The expectations for Lipstick Jungle were high considering the hope of it being more amazing than other Sex and the City rip-offs because it's actually written by the creator of SATC, Candace Bushnell herself.
We're still following powerful women, but this time there's three of them, and they hold more executive-type jobs than the SATC ladies. (Same goes for Cashmere Mafia.)
There's the magazine chief, Nico Reilly (Kim Raver), the movie exec, Wendy Healy (Brooke Shields), and the fashion designer, Victory Ford (Lindsay Price).
With these high-powered jobs comes far too much responsibility, very far to fall, plenty far to rise, and definitely trouble for relationships. And yes, a lot of this is effected by the fact that they're all women. But in the premiere, this fact seemed much too pushed of an issue, though in reality, it's probably, well, reality.
Women can't live everyday of their high-powered jobs, or any job, and not at some point face issues of gender in the workplace and at home. But was making this issue such a strong focus just for the sake of the premiere, or will it continue to be right there in our faces as the show continues? If so, it might end up being a little too much to handle.
But, despite this possibility of over-preaching, I have to agree with many positive reviews of the show including Doug Elfman's in the Chicago Sun-Times:
"Sure, there's a bit of that. But as 'Lipstick' unfolds, strange things happen -- like, the men aren't all pigs. And the women aren't all clumsy or socially awkward at inopportune moments.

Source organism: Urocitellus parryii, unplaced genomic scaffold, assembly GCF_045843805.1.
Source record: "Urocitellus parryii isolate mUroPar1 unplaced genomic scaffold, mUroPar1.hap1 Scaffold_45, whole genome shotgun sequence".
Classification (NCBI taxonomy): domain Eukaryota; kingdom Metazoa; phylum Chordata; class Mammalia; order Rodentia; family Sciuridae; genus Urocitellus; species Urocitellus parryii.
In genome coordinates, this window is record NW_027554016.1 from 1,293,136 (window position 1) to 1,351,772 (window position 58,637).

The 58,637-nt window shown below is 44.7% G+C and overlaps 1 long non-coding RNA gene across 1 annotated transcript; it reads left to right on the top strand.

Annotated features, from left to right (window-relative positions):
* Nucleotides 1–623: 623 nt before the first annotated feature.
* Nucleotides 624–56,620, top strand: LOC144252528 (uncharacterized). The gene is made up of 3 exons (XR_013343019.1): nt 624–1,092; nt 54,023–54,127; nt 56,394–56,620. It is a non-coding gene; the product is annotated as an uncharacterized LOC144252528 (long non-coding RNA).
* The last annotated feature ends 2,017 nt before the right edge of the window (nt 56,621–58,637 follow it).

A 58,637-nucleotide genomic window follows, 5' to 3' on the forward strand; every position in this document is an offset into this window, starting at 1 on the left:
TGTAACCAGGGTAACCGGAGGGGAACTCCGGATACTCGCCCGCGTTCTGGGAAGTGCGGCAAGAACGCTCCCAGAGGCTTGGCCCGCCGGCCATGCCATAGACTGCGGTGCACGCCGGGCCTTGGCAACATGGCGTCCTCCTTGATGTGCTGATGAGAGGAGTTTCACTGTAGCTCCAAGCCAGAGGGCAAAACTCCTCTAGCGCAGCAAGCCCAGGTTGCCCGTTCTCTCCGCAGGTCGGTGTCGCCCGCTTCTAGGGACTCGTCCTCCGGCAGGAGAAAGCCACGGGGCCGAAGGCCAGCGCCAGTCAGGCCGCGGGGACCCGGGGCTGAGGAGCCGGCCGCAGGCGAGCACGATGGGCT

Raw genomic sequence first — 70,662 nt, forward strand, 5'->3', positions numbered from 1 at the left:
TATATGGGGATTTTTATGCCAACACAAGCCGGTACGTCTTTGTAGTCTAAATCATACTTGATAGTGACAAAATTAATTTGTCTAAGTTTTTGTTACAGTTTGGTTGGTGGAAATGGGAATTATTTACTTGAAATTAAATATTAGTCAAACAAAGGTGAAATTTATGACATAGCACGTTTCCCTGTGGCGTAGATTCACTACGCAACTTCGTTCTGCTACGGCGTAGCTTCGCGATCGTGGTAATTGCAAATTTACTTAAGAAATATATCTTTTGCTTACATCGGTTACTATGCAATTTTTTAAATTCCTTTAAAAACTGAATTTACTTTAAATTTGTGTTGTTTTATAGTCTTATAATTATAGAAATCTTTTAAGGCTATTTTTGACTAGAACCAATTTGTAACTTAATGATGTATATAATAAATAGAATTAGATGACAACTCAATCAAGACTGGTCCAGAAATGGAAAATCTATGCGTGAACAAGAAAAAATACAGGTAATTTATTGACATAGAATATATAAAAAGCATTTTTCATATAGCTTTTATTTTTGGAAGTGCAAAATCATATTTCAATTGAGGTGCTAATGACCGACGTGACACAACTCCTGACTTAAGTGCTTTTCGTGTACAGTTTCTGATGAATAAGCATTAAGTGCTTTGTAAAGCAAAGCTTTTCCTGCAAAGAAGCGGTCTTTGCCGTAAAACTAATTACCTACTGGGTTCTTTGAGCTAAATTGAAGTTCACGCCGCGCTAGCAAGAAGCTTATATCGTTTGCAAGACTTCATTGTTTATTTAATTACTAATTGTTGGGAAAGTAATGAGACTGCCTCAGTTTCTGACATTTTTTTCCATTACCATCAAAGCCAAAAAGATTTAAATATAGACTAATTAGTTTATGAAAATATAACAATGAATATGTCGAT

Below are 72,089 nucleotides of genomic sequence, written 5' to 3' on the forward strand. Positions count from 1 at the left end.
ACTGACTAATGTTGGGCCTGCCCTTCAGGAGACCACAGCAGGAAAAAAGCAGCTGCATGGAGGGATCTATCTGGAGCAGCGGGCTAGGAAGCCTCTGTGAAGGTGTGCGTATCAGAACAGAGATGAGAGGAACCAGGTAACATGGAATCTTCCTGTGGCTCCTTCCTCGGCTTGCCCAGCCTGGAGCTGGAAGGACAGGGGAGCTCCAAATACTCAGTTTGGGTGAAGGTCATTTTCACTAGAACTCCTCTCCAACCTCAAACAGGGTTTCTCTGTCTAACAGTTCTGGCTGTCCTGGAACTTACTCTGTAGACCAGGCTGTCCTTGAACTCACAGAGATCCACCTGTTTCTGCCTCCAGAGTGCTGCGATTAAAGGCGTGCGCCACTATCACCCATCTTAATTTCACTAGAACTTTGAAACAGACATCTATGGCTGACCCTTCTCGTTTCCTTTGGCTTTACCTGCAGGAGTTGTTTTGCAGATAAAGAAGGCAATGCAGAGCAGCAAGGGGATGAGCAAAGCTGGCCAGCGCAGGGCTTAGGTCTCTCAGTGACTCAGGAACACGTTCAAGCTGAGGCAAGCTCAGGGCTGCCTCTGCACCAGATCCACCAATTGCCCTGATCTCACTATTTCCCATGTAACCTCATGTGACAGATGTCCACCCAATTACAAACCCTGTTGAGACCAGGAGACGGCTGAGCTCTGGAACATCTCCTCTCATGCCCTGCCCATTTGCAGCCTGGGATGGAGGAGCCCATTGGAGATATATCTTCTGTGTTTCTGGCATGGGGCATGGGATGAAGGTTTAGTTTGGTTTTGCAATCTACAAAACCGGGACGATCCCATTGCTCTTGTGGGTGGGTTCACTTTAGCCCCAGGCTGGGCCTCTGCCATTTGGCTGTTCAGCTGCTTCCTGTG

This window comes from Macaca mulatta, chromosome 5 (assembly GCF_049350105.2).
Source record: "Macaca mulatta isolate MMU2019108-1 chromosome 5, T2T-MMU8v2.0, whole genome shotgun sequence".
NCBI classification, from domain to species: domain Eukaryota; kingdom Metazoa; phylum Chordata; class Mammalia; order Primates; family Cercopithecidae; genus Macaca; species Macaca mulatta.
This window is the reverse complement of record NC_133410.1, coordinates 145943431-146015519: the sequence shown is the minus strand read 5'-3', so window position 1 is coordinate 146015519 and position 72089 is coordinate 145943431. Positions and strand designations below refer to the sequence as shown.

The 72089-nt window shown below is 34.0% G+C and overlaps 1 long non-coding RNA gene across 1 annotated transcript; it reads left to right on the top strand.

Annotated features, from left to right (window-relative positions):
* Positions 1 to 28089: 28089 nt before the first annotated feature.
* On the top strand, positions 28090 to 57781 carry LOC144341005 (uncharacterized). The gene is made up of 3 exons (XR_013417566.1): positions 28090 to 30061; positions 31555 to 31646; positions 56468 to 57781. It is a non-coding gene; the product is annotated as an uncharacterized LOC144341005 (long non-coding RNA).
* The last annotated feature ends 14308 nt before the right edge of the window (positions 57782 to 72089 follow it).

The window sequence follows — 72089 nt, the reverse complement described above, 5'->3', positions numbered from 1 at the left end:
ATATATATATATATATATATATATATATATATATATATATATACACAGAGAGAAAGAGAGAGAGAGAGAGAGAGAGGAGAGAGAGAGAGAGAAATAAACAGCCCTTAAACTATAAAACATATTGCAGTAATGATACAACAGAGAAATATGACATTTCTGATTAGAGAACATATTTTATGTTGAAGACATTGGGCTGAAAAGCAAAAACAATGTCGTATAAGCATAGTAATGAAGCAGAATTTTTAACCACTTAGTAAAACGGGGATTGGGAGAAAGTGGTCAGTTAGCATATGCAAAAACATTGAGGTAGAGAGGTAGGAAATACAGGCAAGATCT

They weep at times, but are otherwise unbreakable and smart enough to A) not wait for a man to save them, and B) work on their marriages valiantly, except for the one who at least begins to cheat on her man."
The premiere did bring a bit too much of some things, but it brought just enough to the power of female friendships, which is exactly what we all loved at the heart of SATC.
It seems a little odd that these three women would be best friends, but I'm sure we'll get some back story on that soon enough, and in the meantime, it's good to see the women succeeding, hitting some bumps in the career road and their relationships without everything falling apart right away or everything being so fast-paced and corporate-focused that it leaves our heads spinning.
Lipstick Jungle may not be perfect, but neither was Sex and the City when it began. (Remember when Carrie spoke directly to the camera?) So flaws, great moments, and all, Lipstick Jungle is definitely one to keep an eye on as it just may be the next Mrs. Big of dramas!
Review on Get Reel: